Referring now to FIG. 11; which illustrates a multi-chip package including pFET semiconductor chip 310 and nFET semiconductor chip 740. These and other elements corresponding to FIG. 8 are numbered with corresponding reference numerals. Vsw bond wires are attached to Vsw paddle 737, as in FIG. 8. However, a substantial difference is the reduced length of Vcc bond wires 738; which are attached to a second lead frame including Vcc paddle 750. Although this invention is described in the context of a second lead frame, those skilled in the art will appreciate that a second substrate of other construction, for example: a laminate structure, a ceramic substrate, or other conductive member can also be used within the spirit and scope of this invention. This second lead frame is attached to the top surface of chip 740 by means of a well known die attach adhesive or thermal glue 752. This provides the stability required for this lead frame during the wire bonding process. This also provides an additional heat conduction path from the top surface of the chip 740, improving the overall thermal performance. In particular, as the area where adhesive 752 joins lead frame 750 to chip 740, substantial heat is transferred. This second heat conduction away from chip 740 can be further enhanced by enlarging the solid portion (portion without cut-outs) of lead frame 750 to cover an area that is not over chip 740 where no cut-outs are required. Note that in the area over chip 740, cut-outs 754 are provided in lead frame 750. The ground bond wires 746 are attached to the ground paddle 744 and run between cut-outs 754 in lead frame 750 to chip 740. This provides area 749 of closely spaced parallel conductors for mutual inductive coupling. Similarly area 748 provides mutual inductive coupling.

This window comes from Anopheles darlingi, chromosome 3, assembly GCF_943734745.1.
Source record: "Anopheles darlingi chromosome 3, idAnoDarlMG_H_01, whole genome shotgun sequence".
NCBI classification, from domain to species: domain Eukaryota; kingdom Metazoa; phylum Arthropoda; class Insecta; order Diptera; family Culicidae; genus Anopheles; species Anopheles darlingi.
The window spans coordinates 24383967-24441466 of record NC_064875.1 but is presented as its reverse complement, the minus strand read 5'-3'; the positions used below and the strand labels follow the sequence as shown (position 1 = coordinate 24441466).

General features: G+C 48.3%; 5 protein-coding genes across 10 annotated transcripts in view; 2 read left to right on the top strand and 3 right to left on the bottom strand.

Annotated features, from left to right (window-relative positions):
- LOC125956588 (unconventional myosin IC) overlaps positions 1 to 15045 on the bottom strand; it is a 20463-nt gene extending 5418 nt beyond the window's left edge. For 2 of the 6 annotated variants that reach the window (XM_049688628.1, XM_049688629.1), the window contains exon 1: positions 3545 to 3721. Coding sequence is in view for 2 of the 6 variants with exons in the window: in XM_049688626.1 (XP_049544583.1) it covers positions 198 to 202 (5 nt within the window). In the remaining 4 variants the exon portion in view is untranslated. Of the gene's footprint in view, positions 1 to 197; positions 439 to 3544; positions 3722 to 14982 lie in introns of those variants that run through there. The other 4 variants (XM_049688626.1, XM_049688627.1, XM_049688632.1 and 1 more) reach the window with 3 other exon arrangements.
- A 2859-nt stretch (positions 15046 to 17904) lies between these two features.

Refer now to FIG. 12; which is a side view of FIG. 11, with corresponding elements again labeled with corresponding reference numerals. Note again the shortened bond wires 738. FIG. 12 also further illustrates the areas of mutual inductive coupling at 748 and 749. In particular, FIG. 12 further illustrates the inter-digitated conductors in area 749. Also illustrated is the thermal glue 752. If the dimensions of chips 310 and 740 were different, there could be empty space under lead frame 750; which would not be supported by chip 740. This would create an imbalance in the stability during the wire bonding process onto lead frame 750. To compensate for this, dummy spacers such as Ceramic Alumina (not shown) of the same thickness as chip 740 could be used in those empty spaces. Such dummy spacer material should be any substance with a coefficient of thermal expansion close to that of chip 740 to avoid a difference in thermal stress at the different attach junctions of lead frame 750.

Although the invention has been described herein in conjunction with the appended drawings, those skilled in the art will appreciate that the scope of the invention is not so limited. Various modifications in the selection, design, and arrangement of the various portions of the microelectronic components and the method of fabrication discussed herein may be made without departing from the scope of the invention as set forth in the appended claims.

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Classifications
U.S. Classification257/728, 257/668, 257/666, 257/916, 174/537, 174/538, 257/724, 257/E23.079, 257/E23.033, 361/813, 257/659, 257/E23.052, 257/698, 257/784, 257/692, 257/696, 257/786, 257/676, 257/691, 257/532, 257/E23.043
International ClassificationH01L27/02, H01L23/495, H01L21/60, H01L23/50, H01L23/48
Cooperative ClassificationH01L24/48, Y10S257/916, H01L2924/00014, H01L2224/49111, H01L2924/01013, H01L2924/01079, H01L2924/01082, H01L23/49575, H01L24/49, H01L2224/48137, H01L2224/49175, H01L2924/01014, H01L2224/49174, H01L2924/10336, H01L2924/01023, H01L2223/6611, H01L23/50, H01L2924/30105, H01L2224/49171, H01L2924/20754, H01L2924/20755, H01L2924/20751, H01L2224/48095, H01L2224/48257, H01L24/85, H01L2224/45124, H01L2924/20752, H01L2224/45147, H01L2224/04042, H01L2924/20757, H01L2924/10329, H01L2224/49113, H01L2924/01015, H01L2924/01033, H01L2924/19042, H01L2224/48091, H01L2924/01029, H01L2224/4912, H01L24/06, H01L2224/49431, H01L2924/01012, H01L2224/49052, H01L2924/20753, H01L2224/05599, H01L2924/13091, H01L2924/01027, H01L2224/4809, H01L2224/45144, H01L2224/85399, H01L2224/48465, H01L2924/30107, H01L2924/14, H01L24/45, H01L24/05, H01L2224/48247, H01L2924/20756, H01L23/4952, H01L2224/45015, H01L2924/1433, H01L2924/01032, H01L2224/05556, H01L2924/01003, H01L2924/19041, H01L23/49541, H01L2924/01004, H01L2224/48799, H01L2224/48599, H01L2224/48699
European ClassificationH01L24/49, H01L24/85, H01L24/45, H01L24/06, H01L24/05, H01L23/50, H01L23/495C2, H01L23/495L, H01L23/495G